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Cowboys Game Plan Week Seven: Preparing For The Giants West Coast Scheme

A look at the Giants offense to see exactly what the Cowboys are preparing for in Sunday's match up.


Week Seven

Opponent: New York Giants

Head Coach: Tom Coughlin

Offensive Coordinator: Ben McAdoo

Quarterback: Eli Manning

Primary Running Threats:

  • Andre Williams - 44
  • Michael Cox - 29
  • Peyton Hillis - 33

Primary Receiving Threats:

  • Odell Beckham Jr - 13
  • Rueben Randle - 82
  • Larry Donnell - 84
  • Preston Parker - 83
  • Daniel Fells - 85


For several years, when you thought of the New York Giants' offense, you thought of Eli Manning throwing the ball to talented players like Victor Cruz and Hakeem Nicks, or handing it to Ahmad Bradshaw or Brandon Jacobs, and pushing the ball down the field with regularity. However, when you watch this Giants team play in 2014, you see a much different offense. Of course much has been made throughout the offseason about the change in offensive coordinators, from Kevin Gilbride with his run and shoot background, to Ben McAdoo and his west coast offense. However through the first six weeks of the season, there were really only three players on the offense who were making plays with any regularity. Between handing the ball to Rashad Jennings, or throwing underneath to Victor Cruz and Larry Donnell, McAdoo began to find a rhythm in his first season as a play-caller in weeks three through five, and those three answered with big plays. When Cruz grabbed his knee in mid air on an incompletion in the end zone, and was subsequently carted into the locker room in tears, that left the Giants without two of their three play makers (this Sunday will mark Jennings second straight missed game after spraining his MCL week 5 vs Atlanta), and left Manning in a bind.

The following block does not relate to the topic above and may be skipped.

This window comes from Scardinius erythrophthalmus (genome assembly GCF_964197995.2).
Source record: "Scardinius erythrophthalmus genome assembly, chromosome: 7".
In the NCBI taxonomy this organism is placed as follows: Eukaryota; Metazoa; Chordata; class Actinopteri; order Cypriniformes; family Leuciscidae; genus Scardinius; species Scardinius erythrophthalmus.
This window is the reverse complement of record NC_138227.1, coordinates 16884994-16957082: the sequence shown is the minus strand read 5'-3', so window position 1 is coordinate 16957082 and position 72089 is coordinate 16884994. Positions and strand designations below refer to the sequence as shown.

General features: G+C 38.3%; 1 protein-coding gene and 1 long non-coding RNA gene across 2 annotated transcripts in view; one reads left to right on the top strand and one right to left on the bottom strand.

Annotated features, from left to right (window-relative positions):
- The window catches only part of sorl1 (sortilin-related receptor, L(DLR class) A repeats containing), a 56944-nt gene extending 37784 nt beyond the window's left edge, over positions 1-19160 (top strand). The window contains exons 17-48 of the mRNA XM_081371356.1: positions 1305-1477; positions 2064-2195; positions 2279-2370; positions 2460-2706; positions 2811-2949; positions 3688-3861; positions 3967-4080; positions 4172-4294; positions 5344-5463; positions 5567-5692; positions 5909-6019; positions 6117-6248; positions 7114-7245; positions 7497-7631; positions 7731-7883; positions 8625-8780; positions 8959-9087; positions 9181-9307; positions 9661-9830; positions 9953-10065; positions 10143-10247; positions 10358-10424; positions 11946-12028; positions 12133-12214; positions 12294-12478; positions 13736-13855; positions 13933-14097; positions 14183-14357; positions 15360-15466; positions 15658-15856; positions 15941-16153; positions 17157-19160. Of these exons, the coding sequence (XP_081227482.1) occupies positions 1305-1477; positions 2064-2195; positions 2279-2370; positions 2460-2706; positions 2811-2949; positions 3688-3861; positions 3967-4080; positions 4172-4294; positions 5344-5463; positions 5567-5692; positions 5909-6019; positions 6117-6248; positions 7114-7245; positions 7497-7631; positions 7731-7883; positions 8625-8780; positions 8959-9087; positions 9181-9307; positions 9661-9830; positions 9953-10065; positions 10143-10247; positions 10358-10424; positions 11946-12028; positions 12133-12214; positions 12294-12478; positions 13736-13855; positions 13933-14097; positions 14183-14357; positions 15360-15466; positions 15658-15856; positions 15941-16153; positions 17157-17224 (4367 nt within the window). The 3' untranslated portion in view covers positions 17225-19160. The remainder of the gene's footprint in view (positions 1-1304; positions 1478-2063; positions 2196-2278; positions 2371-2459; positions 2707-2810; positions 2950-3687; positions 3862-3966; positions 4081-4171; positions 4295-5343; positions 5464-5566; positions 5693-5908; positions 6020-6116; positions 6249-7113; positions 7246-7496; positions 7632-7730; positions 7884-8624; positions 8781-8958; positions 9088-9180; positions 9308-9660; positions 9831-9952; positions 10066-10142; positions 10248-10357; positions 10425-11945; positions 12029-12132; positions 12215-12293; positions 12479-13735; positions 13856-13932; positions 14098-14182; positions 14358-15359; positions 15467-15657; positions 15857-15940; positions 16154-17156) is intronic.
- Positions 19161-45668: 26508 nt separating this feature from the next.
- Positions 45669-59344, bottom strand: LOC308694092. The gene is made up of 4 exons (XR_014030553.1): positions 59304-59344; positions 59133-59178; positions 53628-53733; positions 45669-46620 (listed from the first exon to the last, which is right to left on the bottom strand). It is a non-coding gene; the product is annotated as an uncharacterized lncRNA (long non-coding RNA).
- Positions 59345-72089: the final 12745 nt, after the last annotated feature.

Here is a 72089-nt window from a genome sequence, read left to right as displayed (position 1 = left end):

West Coast Staples- Working The Middle Of The Field

NYG HiLo Triple In Flood

Here we see the Giants in 01 (0 RB, 1 TE, 4 WR) personnel, in an empty set, where Victor Cruz has motioned from the right slot to the left, creating a quads bunch to Manning's left.  The route concept here is one of the basic west coast staples that has become a universal concept around the NFL, the "HiLo Triple In Flood" concept.

Here we see the outside WR  Preston Parker running the shallow cross (orange), which when combined with the dig route run by Donnell (yellow) create the HiLo piece of this concept. This pairing is very common through all levels of football, and when the angle route by Cruz (red) is added it creates the triple in.  The wheel route (blue) by Jernigan serves as a way to widen the defense to create space for the routes in the middle of the field.  Reuben Randle runs a go route from his backside alignment to clear out his man, and give plenty of room for Parker to run after the catch when he is targeted underneath.

While we may not see this particular personnel grouping or formation from the Giants on Sunday, you should expect to see them targeting the middle of the field, specifically with routes designed to attack the areas between the numbers and the hashmarks.